[lit-ideas] "Colourless Objects" (Was: Wittgenstein's Universe)

  • From: Jlsperanza@xxxxxxx
  • To: lit-ideas@xxxxxxxxxxxxx
  • Date: Wed, 19 May 2004 20:11:19 EDT

Thanks to J. M. Geary and A. Amago for their comments on "chromatics" (we are 
discussing if objects are so colourless as Wittgenstein 'as an aside' said 
they were).
Geary writes:

>the blue flower was, in fact, every
>color but blue.  The colors we ascribe to 
>things are actually the colors
>they are not.  The blue wave-lengths are 
>reflected to our eyes because there
>is nothing blue in the flower to absorb them.  The 
>flower is blueless or,
>what I term, 'colorless'.



Fascinating actually.

I detect a little contradiction there, though:

               The flower is every colour but blue


              The flower is colourless.

I take it that Geary means:

             "The flower is colourless -- with respect to blue"?

Anyway, it is a fascinating thought.

For Empiricists (such as Lord Russell), 'blue' (or 'blew here') is a 
_sense-datum_, a simple. 

According to chromatics, we can at least postulate that the sense datum 
('blue') ENTAILS the existence of an object (or thing) which is _not_ blue. 

I wonder if Wittgenstein would be aware of this complex chromatic theory?

A quip with Geary's phrasing. He talks of 

>the blue wave-lengths

-- The presence of the '-' (in 'wave-length') suggests that 'blue' applies to 
'length'? (But can a length be blue, R. Paul?). On the other hand, if it 
applies to 'wave', shouldn't it be 'blue-wave length'?

I was reading the novel _Cobra_ by Severo Sarduy, and he makes a mention to 
something which may relate -- at least I thought it was a fascinating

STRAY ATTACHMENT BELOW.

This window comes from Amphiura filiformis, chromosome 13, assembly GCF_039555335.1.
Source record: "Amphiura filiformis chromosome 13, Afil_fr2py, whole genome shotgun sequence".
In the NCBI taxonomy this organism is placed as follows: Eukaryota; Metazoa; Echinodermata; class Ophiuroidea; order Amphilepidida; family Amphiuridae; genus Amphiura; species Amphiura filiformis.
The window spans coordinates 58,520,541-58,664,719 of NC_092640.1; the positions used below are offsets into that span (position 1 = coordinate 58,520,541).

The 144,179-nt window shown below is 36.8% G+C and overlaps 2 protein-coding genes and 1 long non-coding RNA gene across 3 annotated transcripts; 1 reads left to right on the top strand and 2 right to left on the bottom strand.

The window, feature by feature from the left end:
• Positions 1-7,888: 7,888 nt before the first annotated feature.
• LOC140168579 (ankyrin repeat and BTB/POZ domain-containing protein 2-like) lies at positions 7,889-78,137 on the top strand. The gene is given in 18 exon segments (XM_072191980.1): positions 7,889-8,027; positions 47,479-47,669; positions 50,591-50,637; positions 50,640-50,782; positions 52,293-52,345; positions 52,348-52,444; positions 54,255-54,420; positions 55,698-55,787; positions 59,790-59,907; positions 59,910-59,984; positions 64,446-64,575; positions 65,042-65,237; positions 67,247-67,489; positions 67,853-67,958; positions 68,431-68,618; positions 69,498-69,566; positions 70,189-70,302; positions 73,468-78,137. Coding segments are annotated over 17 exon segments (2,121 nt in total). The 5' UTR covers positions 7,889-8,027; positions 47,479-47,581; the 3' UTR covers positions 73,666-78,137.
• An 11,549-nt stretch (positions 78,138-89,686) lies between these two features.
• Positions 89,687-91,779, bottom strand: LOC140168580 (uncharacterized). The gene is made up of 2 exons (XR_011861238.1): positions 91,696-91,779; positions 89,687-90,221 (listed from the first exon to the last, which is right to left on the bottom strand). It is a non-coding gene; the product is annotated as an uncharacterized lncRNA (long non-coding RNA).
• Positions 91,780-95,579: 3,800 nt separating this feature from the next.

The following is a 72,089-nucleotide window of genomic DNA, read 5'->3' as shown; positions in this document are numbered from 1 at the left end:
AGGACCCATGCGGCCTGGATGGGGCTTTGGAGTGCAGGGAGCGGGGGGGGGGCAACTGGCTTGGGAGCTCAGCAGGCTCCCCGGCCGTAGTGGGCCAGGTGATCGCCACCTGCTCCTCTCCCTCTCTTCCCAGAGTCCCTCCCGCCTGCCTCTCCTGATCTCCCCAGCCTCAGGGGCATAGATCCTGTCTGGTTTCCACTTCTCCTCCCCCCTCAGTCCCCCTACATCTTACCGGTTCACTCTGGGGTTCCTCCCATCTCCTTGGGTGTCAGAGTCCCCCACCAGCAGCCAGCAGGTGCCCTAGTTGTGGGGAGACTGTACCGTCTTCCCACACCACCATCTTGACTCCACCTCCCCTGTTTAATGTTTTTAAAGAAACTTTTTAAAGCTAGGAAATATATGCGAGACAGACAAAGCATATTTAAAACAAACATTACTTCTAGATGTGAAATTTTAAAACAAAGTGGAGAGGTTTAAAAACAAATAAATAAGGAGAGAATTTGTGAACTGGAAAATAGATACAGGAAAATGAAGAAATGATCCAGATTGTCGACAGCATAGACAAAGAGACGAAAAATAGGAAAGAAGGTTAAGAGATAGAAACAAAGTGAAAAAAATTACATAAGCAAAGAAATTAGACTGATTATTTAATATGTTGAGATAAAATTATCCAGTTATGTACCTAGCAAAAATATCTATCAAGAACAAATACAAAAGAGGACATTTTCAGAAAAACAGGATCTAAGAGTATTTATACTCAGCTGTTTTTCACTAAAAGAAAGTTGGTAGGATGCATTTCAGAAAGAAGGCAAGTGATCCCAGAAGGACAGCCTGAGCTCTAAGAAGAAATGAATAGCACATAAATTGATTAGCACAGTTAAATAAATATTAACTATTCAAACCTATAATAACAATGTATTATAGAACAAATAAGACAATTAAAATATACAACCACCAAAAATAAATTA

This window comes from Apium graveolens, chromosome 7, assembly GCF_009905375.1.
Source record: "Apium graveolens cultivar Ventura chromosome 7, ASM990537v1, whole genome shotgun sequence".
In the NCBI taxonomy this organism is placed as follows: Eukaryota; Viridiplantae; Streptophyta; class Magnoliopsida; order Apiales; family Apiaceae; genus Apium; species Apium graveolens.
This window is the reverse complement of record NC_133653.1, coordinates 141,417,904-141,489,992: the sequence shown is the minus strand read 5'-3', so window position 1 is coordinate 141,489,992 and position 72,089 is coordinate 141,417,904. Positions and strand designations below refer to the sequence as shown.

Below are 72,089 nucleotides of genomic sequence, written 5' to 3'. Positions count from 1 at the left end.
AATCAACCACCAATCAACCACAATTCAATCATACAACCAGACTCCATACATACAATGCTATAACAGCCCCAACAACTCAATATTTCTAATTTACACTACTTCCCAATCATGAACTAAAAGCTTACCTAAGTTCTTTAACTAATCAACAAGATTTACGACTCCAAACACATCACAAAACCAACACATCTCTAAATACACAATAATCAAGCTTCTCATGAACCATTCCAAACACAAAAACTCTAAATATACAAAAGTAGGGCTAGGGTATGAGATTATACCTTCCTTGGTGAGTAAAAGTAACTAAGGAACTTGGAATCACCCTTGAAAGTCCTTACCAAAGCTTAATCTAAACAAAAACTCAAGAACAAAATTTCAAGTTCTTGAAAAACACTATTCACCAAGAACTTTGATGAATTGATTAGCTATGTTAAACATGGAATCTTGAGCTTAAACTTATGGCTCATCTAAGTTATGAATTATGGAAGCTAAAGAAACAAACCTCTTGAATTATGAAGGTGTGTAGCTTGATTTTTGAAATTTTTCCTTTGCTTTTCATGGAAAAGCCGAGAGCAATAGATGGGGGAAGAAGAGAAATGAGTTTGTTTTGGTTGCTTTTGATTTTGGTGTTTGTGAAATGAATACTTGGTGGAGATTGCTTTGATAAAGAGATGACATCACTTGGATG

reference, anyway:

The passage reads:

    "After her midnight toilette and while Cobra stripped
     off her own attributes, Pup received, grumbling
     inevitably, the attributes of her character of the
     day. They divided her into squares before painting
     her. They enlarged her skin, or repeated _au pochoir_
     along a spiral beginning at her neck and ending on
     an ankle, the _motifs_ of a fleur-de-lysed cartoon
     which formed combinations according to the 'optic
     contrasts' of a HARMONICOLOR disk."

There is a footnote here -- which I find fascinating:

     "Harmonizing colours is a difficult art. A skillful
     florist, a dressmaker of proven taste, a talented
     interior decorator, all find, almost without looking,
     thanks to a kind of instinct, the combinations
     which enchant the eye; but those who are unaware
     of THE RULES which govern colour relationships,
     struggle with overwhelming difficulties.
             _Harmonicolor_ allows one to conquer those
     difficulties, automatically, if one can use the 
     expression. This is based on the following fact:
     color combinations are always reduced to fulfilling
     either a _harmony_, or a _contrast_. Cf.: 
     _Harmonicolor_, Disque d'harmonie des coleurs,
     by Luis Cabanes, Inspector of Design in the 
     Schools of the City of Paris and C. Bellenfant,
     Professor with a degree from the City of Paris."

-- The novel was written in Paris, and perhaps M. Chase may check if the 
references make sense?



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